Jim
 
vitamins and supplements
I estimate that I have met a dozen people peddling those pyramid scheme vitamins and supplements pills... By the 3rd one I was rolling my eyes and watching the peddler guy swallow a fairly large mound of pills because he believed in the product...
 
But why does this business have so much Snake Oil in it?

Music has a close tie to human emotions, and so, people have a hard time breaking that connection when dealing with audio reproduction.

It's any snake-oil vendor's wet dream.
 
As soon as the bank gets involved, everything is ruined.
What banks have to do with audio snake oil eludes me.
 
why does this business have so much Snake Oil in it?
Mainly because cognitive effects play a big role in what you hear. I started a thread with examples here: https://www.audiosciencereview.com/...-placebo-effect-anecdotes.55067/#post-1999428

A surefire way to create an expectation of hearing a difference is to buy something (especially something expensive) and put it into your system. This works whether or not it actually changes the sound.

As a result, some brands end up drinking their own kool-aid and ignore this important phenomenon, other brands are well aware of it and exploit it dishonestly, hence all the snake oil. They make "better" products with lots of features that sound good in their marketing materials, but actually do nothing.
Our hobby has enough engineers with a solid scientific background so why are they not able to weed out the charletons?
Most consumers don't know a watt from a volt, can't read frequency response charts, don't know how harmonics work, etc. This is irrespective of how much money they spend on audio.

For a variety of reasons, some of these people steadfastly refuse to listen to the engineers who are trying to save them money and improve their sound.

And how do you recognise something as being snake oil rather than making an actual difference. I use to think that a cable used to carry a digital signal is just a cable and makes no difference only to learn recently that even the various formats S/PDIF, Toslink, USB, I2S can all have an effect on the final analogue sound that we hear.
The most reliable way is to look at how the electrical output of a system changes, and whether any of those changes rise to the level of being audible. With your example of the different digital formats, they can change the analog output, but actually almost never to the degree that you could hear the change.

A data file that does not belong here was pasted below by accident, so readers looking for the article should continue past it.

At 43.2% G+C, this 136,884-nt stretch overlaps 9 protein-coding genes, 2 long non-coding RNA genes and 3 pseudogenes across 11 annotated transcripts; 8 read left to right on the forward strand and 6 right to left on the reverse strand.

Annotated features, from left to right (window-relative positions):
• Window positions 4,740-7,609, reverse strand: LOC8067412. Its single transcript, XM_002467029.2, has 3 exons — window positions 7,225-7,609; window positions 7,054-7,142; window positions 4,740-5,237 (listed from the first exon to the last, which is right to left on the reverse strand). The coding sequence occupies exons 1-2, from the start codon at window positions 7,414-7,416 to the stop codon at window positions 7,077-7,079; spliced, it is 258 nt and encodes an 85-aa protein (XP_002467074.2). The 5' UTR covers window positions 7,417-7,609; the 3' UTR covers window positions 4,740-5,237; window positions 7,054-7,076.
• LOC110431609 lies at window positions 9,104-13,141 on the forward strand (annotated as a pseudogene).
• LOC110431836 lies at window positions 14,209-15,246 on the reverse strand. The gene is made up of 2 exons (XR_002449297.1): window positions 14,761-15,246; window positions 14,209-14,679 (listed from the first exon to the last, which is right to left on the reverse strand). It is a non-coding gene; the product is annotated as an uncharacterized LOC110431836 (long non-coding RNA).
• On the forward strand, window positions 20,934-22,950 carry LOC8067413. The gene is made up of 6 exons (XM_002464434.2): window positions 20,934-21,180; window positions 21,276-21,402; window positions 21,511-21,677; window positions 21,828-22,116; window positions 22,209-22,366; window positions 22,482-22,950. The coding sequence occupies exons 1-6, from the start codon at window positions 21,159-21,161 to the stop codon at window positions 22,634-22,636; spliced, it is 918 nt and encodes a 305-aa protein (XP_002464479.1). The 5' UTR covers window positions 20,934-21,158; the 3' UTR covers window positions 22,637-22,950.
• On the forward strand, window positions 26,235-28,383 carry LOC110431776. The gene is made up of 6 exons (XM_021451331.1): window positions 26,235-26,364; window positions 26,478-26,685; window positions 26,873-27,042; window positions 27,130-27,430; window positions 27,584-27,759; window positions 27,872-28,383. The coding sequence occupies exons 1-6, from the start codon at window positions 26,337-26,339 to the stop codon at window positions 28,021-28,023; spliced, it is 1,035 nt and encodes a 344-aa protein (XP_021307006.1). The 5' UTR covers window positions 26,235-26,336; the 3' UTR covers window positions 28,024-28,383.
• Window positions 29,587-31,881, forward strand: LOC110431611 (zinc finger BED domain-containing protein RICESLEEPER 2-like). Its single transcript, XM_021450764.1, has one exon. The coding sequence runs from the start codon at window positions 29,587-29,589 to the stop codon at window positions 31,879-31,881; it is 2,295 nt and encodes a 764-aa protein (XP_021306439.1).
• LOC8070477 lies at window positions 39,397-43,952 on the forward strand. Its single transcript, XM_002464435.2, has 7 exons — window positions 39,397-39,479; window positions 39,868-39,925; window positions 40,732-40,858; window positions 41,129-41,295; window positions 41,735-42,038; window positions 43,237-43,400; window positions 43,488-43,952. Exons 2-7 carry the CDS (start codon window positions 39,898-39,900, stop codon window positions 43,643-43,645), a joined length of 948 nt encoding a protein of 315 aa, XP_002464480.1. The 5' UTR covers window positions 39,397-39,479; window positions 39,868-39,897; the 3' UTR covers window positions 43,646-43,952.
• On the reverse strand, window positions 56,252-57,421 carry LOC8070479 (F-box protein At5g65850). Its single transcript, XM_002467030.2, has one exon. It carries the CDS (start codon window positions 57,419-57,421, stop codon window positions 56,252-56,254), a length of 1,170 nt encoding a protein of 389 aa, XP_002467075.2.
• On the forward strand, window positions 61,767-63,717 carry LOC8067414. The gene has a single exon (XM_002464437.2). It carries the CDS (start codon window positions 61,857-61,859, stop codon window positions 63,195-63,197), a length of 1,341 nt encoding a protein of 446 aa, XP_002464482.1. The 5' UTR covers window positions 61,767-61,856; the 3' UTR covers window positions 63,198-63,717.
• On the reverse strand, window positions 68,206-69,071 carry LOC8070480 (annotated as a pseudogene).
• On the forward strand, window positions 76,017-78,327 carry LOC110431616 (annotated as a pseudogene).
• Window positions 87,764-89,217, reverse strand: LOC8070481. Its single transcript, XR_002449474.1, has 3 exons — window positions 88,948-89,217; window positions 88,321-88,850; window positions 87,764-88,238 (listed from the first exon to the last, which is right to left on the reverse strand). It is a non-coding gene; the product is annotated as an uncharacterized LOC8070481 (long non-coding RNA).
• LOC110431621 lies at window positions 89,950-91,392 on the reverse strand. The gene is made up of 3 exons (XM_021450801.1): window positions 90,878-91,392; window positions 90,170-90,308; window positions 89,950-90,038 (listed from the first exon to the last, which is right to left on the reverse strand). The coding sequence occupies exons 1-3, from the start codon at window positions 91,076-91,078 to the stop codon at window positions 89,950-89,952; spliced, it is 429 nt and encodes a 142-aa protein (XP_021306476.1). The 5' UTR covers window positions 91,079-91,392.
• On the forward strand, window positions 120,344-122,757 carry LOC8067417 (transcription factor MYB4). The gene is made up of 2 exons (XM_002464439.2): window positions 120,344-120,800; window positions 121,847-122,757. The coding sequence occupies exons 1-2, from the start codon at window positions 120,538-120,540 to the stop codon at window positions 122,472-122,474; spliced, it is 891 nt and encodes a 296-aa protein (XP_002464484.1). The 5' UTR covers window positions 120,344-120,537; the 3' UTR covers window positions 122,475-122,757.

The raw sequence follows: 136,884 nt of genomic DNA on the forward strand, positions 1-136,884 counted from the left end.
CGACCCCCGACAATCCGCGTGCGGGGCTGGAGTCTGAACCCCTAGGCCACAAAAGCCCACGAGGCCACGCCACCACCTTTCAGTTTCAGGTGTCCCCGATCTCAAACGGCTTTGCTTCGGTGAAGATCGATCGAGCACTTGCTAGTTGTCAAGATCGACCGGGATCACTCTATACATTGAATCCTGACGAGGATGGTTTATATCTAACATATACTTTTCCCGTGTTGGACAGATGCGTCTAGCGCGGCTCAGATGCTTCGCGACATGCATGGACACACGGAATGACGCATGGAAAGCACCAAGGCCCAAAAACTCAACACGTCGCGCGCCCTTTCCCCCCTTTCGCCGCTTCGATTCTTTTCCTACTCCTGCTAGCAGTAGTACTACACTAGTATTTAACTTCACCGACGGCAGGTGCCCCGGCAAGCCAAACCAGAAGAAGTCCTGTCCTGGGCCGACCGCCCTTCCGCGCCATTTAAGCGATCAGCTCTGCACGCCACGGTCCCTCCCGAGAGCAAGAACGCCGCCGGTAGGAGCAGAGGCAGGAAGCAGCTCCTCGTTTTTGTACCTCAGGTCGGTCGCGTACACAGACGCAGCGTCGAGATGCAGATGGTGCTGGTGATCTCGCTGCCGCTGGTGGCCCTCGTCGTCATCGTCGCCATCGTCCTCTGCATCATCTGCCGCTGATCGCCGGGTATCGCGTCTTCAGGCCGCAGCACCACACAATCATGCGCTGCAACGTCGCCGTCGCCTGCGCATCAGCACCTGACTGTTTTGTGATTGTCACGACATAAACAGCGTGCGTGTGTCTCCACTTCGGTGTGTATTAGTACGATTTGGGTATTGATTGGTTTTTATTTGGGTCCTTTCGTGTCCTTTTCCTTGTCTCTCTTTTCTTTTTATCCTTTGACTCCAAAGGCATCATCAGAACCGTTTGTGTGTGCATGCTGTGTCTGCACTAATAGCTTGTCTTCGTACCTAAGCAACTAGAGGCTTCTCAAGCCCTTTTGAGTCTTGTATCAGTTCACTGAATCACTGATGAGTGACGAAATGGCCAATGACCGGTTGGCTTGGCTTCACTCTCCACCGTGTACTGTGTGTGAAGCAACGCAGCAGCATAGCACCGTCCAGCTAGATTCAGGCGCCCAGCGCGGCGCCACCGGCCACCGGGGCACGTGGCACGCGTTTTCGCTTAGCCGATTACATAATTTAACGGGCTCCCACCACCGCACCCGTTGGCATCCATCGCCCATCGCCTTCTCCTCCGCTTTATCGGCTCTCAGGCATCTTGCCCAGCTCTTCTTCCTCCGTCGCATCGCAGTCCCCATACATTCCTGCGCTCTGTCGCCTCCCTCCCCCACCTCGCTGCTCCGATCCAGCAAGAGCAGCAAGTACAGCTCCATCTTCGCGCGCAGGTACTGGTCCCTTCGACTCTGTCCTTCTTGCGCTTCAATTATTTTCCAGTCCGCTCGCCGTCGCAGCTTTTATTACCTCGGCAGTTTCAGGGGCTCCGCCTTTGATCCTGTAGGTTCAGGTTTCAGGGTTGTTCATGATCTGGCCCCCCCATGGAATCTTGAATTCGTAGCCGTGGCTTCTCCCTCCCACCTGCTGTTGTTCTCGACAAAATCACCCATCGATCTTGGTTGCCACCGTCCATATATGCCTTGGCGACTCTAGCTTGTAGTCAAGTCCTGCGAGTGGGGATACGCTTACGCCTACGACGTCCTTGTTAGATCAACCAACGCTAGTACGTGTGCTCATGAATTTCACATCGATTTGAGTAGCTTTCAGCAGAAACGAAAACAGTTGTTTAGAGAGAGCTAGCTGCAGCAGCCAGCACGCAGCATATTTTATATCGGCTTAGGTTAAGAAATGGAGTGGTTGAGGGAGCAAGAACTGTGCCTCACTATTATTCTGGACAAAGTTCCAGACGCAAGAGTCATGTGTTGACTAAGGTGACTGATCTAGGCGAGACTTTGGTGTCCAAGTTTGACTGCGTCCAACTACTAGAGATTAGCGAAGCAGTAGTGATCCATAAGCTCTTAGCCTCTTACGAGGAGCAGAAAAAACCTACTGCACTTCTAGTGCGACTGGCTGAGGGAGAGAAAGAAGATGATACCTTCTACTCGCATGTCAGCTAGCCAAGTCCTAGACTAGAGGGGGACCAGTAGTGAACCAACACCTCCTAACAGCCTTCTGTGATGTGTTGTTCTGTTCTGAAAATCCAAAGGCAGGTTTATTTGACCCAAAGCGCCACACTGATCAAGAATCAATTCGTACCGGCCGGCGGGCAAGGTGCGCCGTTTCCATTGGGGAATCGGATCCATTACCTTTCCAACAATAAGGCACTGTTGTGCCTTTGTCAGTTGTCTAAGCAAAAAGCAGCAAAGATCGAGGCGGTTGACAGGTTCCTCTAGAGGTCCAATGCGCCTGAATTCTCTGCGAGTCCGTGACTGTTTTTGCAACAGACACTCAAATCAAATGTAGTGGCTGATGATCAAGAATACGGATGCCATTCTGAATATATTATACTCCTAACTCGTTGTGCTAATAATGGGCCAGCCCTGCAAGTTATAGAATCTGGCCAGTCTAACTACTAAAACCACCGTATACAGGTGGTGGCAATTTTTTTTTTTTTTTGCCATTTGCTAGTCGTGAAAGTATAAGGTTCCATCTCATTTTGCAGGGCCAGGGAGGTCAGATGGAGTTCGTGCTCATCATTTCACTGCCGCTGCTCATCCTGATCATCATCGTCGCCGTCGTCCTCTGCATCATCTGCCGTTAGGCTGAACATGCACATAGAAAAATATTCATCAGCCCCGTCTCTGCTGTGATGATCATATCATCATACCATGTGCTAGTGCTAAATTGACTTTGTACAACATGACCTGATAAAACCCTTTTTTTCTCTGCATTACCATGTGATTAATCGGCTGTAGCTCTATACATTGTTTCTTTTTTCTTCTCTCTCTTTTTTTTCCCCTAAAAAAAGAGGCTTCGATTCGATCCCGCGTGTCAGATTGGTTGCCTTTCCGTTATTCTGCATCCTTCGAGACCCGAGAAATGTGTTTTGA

With your example of the different digital formats, they can change the analog output, but actually almost never to the degree that you could hear the change.
There is no change in the analogue signal due to the digital termination method used in this application. Zilch...
 
There is no change in the analogue signal due to the digital termination method used in this application. Zilch...
Couldn't you measure either more/less jitter among different digital standards, or (in the case of S/PDIF vs. USB offering different maximum sampling rates) more ultrasonics? Things you could measure but not hear, in other words.
 
Couldn't you measure either more/less jitter among different digital standards, or (in the case of S/PDIF vs. USB offering different maximum sampling rates) more ultrasonics? Things you could measure but not hear, in other words.
Of course stuff can be measured at some level of resolution. We are talking about totally inaudible stuff.
 
Of course stuff can be measured at some level of resolution. We are talking about totally inaudible stuff.
Right, that was my point. You can measure small changes from different digital formats, sometimes, but if you can hear it, something has gone terribly wrong. The point I wanted to make was to stay away from snake oil, you want to be able to measure an effect AND have some confidence that it's audible.

All too often, people have the latter and ignore the former entirely, or have the former and immediately assume the latter. Around here we insist on both. :)